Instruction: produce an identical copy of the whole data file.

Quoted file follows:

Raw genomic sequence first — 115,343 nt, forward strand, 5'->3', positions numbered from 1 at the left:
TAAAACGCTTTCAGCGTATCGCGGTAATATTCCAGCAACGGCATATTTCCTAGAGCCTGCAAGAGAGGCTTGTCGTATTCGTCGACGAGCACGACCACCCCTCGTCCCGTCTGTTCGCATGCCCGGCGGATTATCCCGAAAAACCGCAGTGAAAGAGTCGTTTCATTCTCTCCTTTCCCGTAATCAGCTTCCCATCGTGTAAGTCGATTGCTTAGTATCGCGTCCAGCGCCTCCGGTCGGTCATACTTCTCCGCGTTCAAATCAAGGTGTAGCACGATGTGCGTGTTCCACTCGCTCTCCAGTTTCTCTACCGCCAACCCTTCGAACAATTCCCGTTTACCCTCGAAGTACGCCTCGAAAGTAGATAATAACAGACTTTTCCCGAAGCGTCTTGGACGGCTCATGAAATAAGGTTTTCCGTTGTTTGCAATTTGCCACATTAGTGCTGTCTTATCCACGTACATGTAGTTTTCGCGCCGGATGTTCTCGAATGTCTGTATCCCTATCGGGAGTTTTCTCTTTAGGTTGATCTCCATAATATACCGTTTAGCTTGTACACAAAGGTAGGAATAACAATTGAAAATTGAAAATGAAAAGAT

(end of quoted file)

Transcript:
Raw genomic sequence first — 115,343 nt, forward strand, 5'->3', positions numbered from 1 at the left:
TAAAACGCTTTCAGCGTATCGCGGTAATATTCCAGCAACGGCATATTTCCTAGAGCCTGCAAGAGAGGCTTGTCGTATTCGTCGACGAGCACGACCACCCCTCGTCCCGTCTGTTCGCATGCCCGGCGGATTATCCCGAAAAACCGCAGTGAAAGAGTCGTTTCATTCTCTCCTTTCCCGTAATCAGCTTCCCATCGTGTAAGTCGATTGCTTAGTATCGCGTCCAGCGCCTCCGGTCGGTCATACTTCTCCGCGTTCAAATCAAGGTGTAGCACGATGTGCGTGTTCCACTCGCTCTCCAGTTTCTCTACCGCCAACCCTTCGAACAATTCCCGTTTACCCTCGAAGTACGCCTCGAAAGTAGATAATAACAGACTTTTCCCGAAGCGTCTTGGACGGCTCATGAAATAAGGTTTTCCGTTGTTTGCAATTTGCCACATTAGTGCTGTCTTATCCACGTACATGTAGTTTTCGCGCCGGATGTTCTCGAATGTCTGTATCCCTATCGGGAGTTTTCTCTTTAGGTTGATCTCCATAATATACCGTTTAGCTTGTACACAAAGGTAGGAATAACAATTGAAAATTGAAAATGAAAAGAT